Brain Injury

Traumatic brain injury (TBI) happens when a bump, blow, jolt, or other head injury causes damage to the brain. Every year, millions of people in the U.S. suffer brain injuries. More than half are bad enough that people must go to the hospital. The worst injuries can lead to permanent brain damage or death. Half of all TBIs are from motor vehicle accidents. Military personnel in combat zones are also at risk.

Symptoms of a TBI may not appear until days or weeks following the injury. A concussion is the mildest type. It can cause a headache or neck pain, nausea, ringing in the ears, dizziness, and tiredness. People with a moderate or severe TBI may have those, plus other symptoms:

  • A headache that gets worse or does not go away
  • Repeated vomiting or nausea
  • Convulsions or seizures
  • Inability to awaken from sleep
  • Slurred speech
  • Weakness or numbness in the arms and legs
  • Dilated eye pupils

Health care professionals use a neurological exam and imaging tests to assess TBI. Serious traumatic brain injuries need emergency treatment. Treatment and outcome depend on how severe the injury is. TBI can cause a wide range of changes affecting thinking, sensation, language, or emotions. TBI can be associated with post-traumatic stress disorder. People with severe injuries usually need rehabilitation.

Concussion

A concussion is a type of brain injury. It’s the most minor form. Technically, a concussion is a short loss of normal brain function in response to a head injury. But people often use it to describe any minor injury to the head or brain.

Concussions are a common type of sports injury. You can also have one if you suffer a blow to the head or hit your head after a fall.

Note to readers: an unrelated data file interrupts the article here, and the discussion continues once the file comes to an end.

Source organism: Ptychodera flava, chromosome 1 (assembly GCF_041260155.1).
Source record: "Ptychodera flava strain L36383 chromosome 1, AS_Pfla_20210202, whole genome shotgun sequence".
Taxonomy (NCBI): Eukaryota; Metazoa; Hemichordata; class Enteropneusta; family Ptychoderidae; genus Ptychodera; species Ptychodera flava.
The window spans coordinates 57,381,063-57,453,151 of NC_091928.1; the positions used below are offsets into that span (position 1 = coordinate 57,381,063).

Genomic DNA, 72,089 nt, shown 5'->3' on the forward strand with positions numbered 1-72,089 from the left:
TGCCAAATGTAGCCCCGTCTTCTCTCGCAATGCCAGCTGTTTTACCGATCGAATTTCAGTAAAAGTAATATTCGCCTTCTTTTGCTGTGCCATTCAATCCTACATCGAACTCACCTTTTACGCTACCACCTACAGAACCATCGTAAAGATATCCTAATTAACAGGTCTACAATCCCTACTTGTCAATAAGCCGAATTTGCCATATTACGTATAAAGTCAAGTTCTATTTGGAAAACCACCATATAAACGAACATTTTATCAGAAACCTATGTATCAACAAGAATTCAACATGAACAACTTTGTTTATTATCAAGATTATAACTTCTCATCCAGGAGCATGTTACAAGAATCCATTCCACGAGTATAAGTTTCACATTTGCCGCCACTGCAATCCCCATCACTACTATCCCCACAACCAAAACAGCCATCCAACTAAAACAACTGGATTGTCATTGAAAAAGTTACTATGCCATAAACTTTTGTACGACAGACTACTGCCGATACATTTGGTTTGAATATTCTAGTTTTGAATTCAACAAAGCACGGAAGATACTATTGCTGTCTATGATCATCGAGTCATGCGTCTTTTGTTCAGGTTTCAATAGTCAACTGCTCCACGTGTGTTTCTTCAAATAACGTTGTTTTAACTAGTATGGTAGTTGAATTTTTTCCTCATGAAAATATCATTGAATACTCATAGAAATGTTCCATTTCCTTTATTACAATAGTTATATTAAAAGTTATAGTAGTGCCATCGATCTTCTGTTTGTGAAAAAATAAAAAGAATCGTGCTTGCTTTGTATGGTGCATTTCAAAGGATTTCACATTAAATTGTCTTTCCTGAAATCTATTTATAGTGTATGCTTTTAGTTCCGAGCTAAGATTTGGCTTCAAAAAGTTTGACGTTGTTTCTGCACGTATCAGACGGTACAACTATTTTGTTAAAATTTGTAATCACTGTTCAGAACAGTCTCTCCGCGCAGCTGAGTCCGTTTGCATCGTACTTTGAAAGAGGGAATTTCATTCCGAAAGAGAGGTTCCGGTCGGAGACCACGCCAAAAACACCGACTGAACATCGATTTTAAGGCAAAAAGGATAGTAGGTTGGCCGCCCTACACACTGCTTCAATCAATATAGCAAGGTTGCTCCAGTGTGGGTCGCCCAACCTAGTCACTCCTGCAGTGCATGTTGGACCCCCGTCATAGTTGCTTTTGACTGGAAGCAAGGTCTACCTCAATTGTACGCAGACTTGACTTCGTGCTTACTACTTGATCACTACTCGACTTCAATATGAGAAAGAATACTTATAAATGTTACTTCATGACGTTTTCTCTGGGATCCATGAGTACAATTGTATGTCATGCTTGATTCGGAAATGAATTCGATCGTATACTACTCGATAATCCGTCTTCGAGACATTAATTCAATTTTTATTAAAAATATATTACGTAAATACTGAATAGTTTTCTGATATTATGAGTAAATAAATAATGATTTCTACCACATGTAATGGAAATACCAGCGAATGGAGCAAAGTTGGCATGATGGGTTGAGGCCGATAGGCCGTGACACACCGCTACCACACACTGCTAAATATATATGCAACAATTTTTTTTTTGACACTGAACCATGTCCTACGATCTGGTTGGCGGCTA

Symptoms of a concussion may not start right away; they may start days or weeks after the injury. Symptoms may include a headache or neck pain. You may also have nausea, ringing in your ears, dizziness, or tiredness. You may feel dazed or not your normal self for several days or weeks after the injury. Consult your health care professional if any of your symptoms get worse, or if you have more serious symptoms such as

  • Seizures
  • Trouble walking or sleeping
  • Weakness, numbness, or decreased coordination
  • Repeated vomiting or nausea
  • Confusion
  • Slurred speech

Doctors use a neurologic exam and imaging tests to diagnose a concussion. Most people recover fully after a concussion, but it can take some time. Rest is very important after a concussion because it helps the brain to heal.

Facial Injuries and Disorders

Face injuries and disorders can cause pain and affect how you look. In severe cases, they can affect sight, speech, breathing and your ability to swallow. Broken bones, especially the bones of your nose, cheekbone and jaw, are common facial injuries.

Certain diseases also lead to facial disorders. For example, nerve diseases like trigeminal neuralgiaor Bell’s palsy sometimes cause facial pain, spasms and trouble with eye or facial movement. Birth defects can also affect the face. They can cause underdeveloped or unusually prominent facial features or a lack of facial expression. Cleft lip and palate are a common facial birth defect.

Head Injuries

Also called: Cranial injuries, Skull fractures, Skull injuries

Chances are you’ve bumped your head before. Usually, the injury is minor because your skull is hard and it protects your brain. But other head injuries can be more severe, such as a skull fracture,concussion, or traumatic brain injury.

Head injuries can be open or closed. A closed injury does not break through the skull. With an open, or penetrating, injury, an object pierces the skull and enters brain tissue. Closed injuries are not always less severe than open injuries.